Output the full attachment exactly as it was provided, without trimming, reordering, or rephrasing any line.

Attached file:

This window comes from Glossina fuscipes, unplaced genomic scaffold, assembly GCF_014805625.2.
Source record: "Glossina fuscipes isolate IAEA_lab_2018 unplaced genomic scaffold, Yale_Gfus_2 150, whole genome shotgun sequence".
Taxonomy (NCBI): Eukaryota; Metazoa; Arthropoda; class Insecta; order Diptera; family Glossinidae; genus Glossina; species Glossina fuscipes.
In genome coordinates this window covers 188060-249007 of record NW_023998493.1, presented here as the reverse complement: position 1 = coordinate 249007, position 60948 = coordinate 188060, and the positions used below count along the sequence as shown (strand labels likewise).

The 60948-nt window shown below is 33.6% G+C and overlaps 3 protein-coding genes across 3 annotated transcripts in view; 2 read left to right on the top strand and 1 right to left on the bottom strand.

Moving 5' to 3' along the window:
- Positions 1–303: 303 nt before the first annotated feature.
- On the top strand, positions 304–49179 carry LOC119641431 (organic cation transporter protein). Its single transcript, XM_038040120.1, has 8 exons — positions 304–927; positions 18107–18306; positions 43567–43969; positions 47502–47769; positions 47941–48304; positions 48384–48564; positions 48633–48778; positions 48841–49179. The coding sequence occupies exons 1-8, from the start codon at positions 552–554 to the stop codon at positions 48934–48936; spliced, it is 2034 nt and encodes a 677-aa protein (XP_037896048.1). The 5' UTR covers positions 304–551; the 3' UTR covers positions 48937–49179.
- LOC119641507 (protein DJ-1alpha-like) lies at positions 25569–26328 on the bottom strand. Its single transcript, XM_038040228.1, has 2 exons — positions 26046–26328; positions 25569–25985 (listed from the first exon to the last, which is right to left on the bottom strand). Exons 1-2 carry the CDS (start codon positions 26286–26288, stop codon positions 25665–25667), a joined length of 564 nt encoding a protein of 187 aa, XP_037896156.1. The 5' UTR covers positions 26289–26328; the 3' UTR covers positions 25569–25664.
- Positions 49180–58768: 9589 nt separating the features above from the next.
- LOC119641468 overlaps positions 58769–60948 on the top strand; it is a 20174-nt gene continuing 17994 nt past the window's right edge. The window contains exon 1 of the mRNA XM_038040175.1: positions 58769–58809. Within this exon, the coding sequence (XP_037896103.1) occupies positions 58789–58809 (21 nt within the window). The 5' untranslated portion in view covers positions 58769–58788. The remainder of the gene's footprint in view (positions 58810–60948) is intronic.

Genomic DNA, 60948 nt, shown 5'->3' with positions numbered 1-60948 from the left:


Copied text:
This window comes from Glossina fuscipes, unplaced genomic scaffold, assembly GCF_014805625.2.
Source record: "Glossina fuscipes isolate IAEA_lab_2018 unplaced genomic scaffold, Yale_Gfus_2 150, whole genome shotgun sequence".
Taxonomy (NCBI): Eukaryota; Metazoa; Arthropoda; class Insecta; order Diptera; family Glossinidae; genus Glossina; species Glossina fuscipes.
In genome coordinates this window covers 188060-249007 of record NW_023998493.1, presented here as the reverse complement: position 1 = coordinate 249007, position 60948 = coordinate 188060, and the positions used below count along the sequence as shown (strand labels likewise).

The 60948-nt window shown below is 33.6% G+C and overlaps 3 protein-coding genes across 3 annotated transcripts in view; 2 read left to right on the top strand and 1 right to left on the bottom strand.

Moving 5' to 3' along the window:
- Positions 1–303: 303 nt before the first annotated feature.
- On the top strand, positions 304–49179 carry LOC119641431 (organic cation transporter protein). Its single transcript, XM_038040120.1, has 8 exons — positions 304–927; positions 18107–18306; positions 43567–43969; positions 47502–47769; positions 47941–48304; positions 48384–48564; positions 48633–48778; positions 48841–49179. The coding sequence occupies exons 1-8, from the start codon at positions 552–554 to the stop codon at positions 48934–48936; spliced, it is 2034 nt and encodes a 677-aa protein (XP_037896048.1). The 5' UTR covers positions 304–551; the 3' UTR covers positions 48937–49179.
- LOC119641507 (protein DJ-1alpha-like) lies at positions 25569–26328 on the bottom strand. Its single transcript, XM_038040228.1, has 2 exons — positions 26046–26328; positions 25569–25985 (listed from the first exon to the last, which is right to left on the bottom strand). Exons 1-2 carry the CDS (start codon positions 26286–26288, stop codon positions 25665–25667), a joined length of 564 nt encoding a protein of 187 aa, XP_037896156.1. The 5' UTR covers positions 26289–26328; the 3' UTR covers positions 25569–25664.
- Positions 49180–58768: 9589 nt separating the features above from the next.
- LOC119641468 overlaps positions 58769–60948 on the top strand; it is a 20174-nt gene continuing 17994 nt past the window's right edge. The window contains exon 1 of the mRNA XM_038040175.1: positions 58769–58809. Within this exon, the coding sequence (XP_037896103.1) occupies positions 58789–58809 (21 nt within the window). The 5' untranslated portion in view covers positions 58769–58788. The remainder of the gene's footprint in view (positions 58810–60948) is intronic.

Genomic DNA, 60948 nt, shown 5'->3' with positions numbered 1-60948 from the left: